White House, Congress weigh in on homeland security, data sharing
President Bush warned Congress June 7 against turf wars over his plan to create a Homeland Security Department, a problem that information technology experts say is a real issue across government.
Meeting with Congressional leaders, Bush said the plan was essential to create a successful information sharing network in the fight against terrorism.
Government officials agreed on the need for better data sharing. At the first congressional hearing since President Bush announced June 6 that he wants to create a new Cabinet-level agency, Mark Forman, the administration's e-government director, said that government culture must change to make information sharing a reality.
Forman told members of Congress that agency culture and "resistance to change" are the biggest problems in building bridges to share information. And he said government has been tackling those issues for years.
"We need to focus on faster response and better decision-making," Forman told the House Government Reform Committee's Technology and Procurement Policy Subcommittee.
Despite the new department's proposed $37.5 billion budget and 169,000-person workforce, the task of creating an umbrella agency that combines 22 federal agencies aimed at preventing future attacks against the United States will take a Herculean effort, lawmakers and administration officials said.
But it will be worth it, according to Rep. Tom Davis (R-Va.), chairman of the subcommittee. "The proposed Department of Homeland Security will greatly assist information sharing by reorganizing the government along more rational, strategic lines that will more efficiently pursue homeland security," he said.
Davis also praised Bush's plan because it includes flexible acquisition policies to encourage innovation and the rapid development of critical technologies.
Forman said a major obstacle until now has been the funding of federal initiatives across agency boundaries.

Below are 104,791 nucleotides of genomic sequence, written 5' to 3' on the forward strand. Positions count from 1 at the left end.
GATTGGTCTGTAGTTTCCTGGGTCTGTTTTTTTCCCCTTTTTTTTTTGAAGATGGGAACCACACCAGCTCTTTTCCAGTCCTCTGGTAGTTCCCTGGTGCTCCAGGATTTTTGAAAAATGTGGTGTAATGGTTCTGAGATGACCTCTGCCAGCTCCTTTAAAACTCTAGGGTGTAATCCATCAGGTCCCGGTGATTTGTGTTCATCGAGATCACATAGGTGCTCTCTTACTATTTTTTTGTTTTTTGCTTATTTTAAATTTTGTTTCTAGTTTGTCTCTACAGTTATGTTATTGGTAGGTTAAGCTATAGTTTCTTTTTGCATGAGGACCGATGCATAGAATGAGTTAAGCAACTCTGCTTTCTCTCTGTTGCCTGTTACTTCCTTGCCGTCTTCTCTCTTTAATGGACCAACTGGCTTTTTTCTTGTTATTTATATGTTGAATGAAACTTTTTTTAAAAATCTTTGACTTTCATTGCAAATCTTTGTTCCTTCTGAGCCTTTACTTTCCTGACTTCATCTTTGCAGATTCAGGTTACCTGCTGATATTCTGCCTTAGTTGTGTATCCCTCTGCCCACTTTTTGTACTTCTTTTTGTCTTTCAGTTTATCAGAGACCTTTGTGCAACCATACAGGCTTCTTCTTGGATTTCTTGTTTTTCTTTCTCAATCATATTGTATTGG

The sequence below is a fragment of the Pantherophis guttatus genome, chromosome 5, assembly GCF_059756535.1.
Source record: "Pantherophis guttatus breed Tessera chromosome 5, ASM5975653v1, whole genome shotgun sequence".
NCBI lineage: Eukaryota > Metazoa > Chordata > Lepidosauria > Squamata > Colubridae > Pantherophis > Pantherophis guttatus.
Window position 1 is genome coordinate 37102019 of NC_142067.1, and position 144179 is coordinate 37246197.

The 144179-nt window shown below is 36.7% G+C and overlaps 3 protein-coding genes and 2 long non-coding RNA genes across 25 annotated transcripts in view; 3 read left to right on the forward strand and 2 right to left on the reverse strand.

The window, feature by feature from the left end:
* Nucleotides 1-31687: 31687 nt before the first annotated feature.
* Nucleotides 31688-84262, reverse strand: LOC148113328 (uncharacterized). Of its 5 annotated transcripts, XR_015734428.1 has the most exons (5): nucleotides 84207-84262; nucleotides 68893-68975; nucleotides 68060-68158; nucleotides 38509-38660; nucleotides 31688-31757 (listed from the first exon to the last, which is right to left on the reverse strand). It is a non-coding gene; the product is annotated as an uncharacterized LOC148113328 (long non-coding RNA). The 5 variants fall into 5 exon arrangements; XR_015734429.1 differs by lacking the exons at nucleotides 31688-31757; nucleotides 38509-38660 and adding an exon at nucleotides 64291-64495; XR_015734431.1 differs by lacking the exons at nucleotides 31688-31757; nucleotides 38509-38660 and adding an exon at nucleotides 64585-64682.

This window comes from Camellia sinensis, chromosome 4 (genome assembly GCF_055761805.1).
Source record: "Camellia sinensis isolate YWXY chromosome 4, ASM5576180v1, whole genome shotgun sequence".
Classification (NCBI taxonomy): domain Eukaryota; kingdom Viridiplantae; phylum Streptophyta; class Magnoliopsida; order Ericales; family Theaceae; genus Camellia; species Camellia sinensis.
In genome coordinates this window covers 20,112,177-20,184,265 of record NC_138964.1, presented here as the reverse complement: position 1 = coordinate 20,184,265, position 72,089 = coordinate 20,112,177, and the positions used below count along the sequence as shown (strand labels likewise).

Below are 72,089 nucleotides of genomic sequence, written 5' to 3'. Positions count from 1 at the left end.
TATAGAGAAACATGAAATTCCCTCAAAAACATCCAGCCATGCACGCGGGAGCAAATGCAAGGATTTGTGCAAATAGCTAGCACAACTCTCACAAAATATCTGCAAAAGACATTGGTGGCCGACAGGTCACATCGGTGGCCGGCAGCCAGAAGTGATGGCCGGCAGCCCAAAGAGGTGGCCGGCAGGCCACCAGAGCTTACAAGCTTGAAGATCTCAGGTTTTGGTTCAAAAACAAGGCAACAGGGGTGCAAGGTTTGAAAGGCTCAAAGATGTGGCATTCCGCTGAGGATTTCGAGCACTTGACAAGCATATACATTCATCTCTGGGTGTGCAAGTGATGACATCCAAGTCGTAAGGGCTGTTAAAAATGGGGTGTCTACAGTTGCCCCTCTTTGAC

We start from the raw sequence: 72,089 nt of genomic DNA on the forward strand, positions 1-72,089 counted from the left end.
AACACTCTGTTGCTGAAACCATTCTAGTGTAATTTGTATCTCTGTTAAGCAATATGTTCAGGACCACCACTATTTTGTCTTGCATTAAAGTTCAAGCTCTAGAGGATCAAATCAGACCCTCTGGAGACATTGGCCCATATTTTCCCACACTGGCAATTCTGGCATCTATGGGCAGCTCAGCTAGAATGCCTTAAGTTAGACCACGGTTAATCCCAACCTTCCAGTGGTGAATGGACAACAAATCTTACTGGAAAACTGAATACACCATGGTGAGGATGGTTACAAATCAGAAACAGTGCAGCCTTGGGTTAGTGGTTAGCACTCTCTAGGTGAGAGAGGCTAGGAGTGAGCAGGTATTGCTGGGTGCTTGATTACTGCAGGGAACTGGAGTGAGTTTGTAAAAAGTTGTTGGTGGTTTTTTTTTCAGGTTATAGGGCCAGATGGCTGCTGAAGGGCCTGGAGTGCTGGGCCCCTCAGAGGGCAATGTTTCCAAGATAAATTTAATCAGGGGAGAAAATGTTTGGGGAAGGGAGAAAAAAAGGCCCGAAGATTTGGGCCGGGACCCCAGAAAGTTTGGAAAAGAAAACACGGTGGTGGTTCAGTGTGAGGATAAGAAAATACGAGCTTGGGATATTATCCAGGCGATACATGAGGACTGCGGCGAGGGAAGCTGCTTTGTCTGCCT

"What is needed for homeland security as well as e-government success is the ability to fund governmentwide initiatives by appropriating across agencies," Forman said. "Just like the information stovepipes that must be overcome — funding is provided in a stovepipe manner."
Rep. Jane Harman (D-Calif.), who spoke at the hearing, said it is essential to integrate data into one stream to track down potential terrorists before they can carry out an attack. "Wouldn't it have been great to punch in 'flight school' and 'Moussaoui'? " she asked.
Zacarias Moussaoui, who is accused of being the 20th hijacker, was arrested prior to Sept. 11. Although an FBI agent questioned why he had been taking flying lessons, the dots were not connected to him until after the terrorist attacks.
So far, reactions on the plan from Capitol Hill, which will hold hearings and develop a comprehensive legislative package by the end of this year, have been largely positive.
Rep. Tim Roemer (D-Ind.), a member of the House Select Committee on Intelligence, welcomed Bush's proposal but questioned whether it will improve communications.
"The FBI and the CIA, who weren't communicating together enough before, now they have to communicate with a third agency? Is that the way we want to go?" he asked.
Meanwhile, the Senate passed a $31.5 billion anti-terrorism package for fiscal 2002 early June 7. The White House has threatened to veto it because it is too expensive. The House version of the bill, about $27 billion, contains extra money for IT projects. The Senate added money requested by lawmakers for pet projects.
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